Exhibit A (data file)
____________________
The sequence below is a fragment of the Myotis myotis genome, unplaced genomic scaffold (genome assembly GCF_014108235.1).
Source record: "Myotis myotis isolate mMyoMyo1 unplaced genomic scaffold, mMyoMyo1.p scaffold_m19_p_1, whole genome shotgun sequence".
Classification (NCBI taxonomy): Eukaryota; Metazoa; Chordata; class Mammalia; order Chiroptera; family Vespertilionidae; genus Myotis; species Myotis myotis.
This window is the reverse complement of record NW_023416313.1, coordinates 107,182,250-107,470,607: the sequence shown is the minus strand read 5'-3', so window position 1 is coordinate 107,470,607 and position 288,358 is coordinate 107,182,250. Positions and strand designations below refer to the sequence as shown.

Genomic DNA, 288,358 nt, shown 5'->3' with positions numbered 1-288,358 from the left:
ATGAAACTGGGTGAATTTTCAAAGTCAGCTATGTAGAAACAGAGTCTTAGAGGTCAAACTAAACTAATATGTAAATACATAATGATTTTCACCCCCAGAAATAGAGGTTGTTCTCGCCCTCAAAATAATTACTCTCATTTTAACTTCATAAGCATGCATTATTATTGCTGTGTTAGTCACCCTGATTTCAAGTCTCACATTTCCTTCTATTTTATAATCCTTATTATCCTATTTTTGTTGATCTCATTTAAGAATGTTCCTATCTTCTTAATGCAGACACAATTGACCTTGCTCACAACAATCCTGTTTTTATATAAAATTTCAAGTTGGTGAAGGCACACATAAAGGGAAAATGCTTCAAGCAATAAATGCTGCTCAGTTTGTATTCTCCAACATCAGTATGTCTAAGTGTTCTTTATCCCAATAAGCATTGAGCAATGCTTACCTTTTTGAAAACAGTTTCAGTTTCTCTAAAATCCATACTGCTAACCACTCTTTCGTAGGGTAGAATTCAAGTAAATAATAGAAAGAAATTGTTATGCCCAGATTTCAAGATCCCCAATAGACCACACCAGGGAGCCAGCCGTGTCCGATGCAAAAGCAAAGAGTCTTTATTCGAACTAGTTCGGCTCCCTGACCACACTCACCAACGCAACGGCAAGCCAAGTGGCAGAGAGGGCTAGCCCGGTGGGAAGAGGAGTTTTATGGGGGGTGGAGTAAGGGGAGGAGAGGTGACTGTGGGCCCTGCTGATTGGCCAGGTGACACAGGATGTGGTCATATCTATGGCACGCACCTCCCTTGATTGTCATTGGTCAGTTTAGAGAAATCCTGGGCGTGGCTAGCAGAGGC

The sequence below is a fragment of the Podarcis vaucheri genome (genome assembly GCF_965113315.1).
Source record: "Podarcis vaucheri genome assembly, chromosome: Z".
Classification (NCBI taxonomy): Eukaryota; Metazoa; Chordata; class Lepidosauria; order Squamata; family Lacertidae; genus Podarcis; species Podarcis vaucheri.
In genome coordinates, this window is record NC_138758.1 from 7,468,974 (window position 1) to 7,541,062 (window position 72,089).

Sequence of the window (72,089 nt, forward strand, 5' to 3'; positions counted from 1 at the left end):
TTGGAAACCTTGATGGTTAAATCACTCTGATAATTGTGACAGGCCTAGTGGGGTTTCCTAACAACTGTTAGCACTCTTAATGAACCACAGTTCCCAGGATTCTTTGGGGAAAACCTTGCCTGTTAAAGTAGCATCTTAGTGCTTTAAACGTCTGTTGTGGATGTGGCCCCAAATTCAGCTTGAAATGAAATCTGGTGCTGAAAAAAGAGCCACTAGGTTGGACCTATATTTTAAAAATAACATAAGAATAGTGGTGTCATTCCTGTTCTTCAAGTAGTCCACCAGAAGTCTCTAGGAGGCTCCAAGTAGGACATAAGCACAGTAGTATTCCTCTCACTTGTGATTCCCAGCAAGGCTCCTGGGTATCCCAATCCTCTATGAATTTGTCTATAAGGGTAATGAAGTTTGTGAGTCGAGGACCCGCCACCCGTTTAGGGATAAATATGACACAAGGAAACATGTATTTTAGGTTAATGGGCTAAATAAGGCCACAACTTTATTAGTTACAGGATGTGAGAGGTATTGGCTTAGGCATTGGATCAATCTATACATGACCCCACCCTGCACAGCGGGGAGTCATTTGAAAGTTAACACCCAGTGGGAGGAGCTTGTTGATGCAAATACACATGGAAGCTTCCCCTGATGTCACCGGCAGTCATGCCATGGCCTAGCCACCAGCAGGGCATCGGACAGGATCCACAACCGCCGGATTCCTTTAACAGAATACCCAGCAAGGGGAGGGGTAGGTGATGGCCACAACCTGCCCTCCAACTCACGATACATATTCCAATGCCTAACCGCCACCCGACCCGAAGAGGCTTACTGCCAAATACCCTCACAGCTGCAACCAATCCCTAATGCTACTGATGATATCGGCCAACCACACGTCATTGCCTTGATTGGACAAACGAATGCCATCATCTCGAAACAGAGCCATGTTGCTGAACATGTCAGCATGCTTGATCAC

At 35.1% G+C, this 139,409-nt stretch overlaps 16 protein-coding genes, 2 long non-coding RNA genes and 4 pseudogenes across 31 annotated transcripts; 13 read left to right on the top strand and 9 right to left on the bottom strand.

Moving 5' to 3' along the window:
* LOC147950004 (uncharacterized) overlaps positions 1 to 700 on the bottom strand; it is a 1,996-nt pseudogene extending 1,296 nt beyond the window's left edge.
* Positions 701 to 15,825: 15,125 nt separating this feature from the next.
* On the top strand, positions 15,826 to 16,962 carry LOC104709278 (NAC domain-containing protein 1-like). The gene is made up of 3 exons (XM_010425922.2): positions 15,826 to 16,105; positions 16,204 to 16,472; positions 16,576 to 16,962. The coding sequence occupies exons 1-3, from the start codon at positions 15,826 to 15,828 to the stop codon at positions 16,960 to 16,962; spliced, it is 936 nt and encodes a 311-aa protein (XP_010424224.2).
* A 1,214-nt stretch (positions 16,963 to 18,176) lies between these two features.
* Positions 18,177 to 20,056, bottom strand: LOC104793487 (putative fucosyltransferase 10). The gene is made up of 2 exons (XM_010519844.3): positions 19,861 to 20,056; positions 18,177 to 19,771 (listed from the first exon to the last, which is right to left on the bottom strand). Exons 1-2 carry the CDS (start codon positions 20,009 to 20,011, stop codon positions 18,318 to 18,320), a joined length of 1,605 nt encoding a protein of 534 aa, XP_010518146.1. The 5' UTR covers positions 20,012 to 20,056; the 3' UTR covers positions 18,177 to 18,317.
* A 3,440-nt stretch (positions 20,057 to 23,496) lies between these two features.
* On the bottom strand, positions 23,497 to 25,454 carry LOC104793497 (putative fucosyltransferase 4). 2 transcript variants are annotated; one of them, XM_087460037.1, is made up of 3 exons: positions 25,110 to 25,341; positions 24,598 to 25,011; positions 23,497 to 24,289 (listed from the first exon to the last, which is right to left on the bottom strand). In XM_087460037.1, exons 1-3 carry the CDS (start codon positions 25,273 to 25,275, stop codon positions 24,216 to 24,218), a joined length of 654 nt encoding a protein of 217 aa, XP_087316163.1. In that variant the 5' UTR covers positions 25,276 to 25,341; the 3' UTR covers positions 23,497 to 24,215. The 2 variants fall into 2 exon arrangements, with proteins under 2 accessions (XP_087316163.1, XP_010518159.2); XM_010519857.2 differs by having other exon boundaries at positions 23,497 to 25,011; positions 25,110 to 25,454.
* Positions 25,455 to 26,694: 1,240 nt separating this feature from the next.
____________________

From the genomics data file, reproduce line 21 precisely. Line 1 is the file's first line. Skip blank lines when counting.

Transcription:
* On the bottom strand, positions 23,497 to 25,454 carry LOC104793497 (putative fucosyltransferase 4). 2 transcript variants are annotated; one of them, XM_087460037.1, is made up of 3 exons: positions 25,110 to 25,341; positions 24,598 to 25,011; positions 23,497 to 24,289 (listed from the first exon to the last, which is right to left on the bottom strand). In XM_087460037.1, exons 1-3 carry the CDS (start codon positions 25,273 to 25,275, stop codon positions 24,216 to 24,218), a joined length of 654 nt encoding a protein of 217 aa, XP_087316163.1. In that variant the 5' UTR covers positions 25,276 to 25,341; the 3' UTR covers positions 23,497 to 24,215. The 2 variants fall into 2 exon arrangements, with proteins under 2 accessions (XP_087316163.1, XP_010518159.2); XM_010519857.2 differs by having other exon boundaries at positions 23,497 to 25,011; positions 25,110 to 25,454.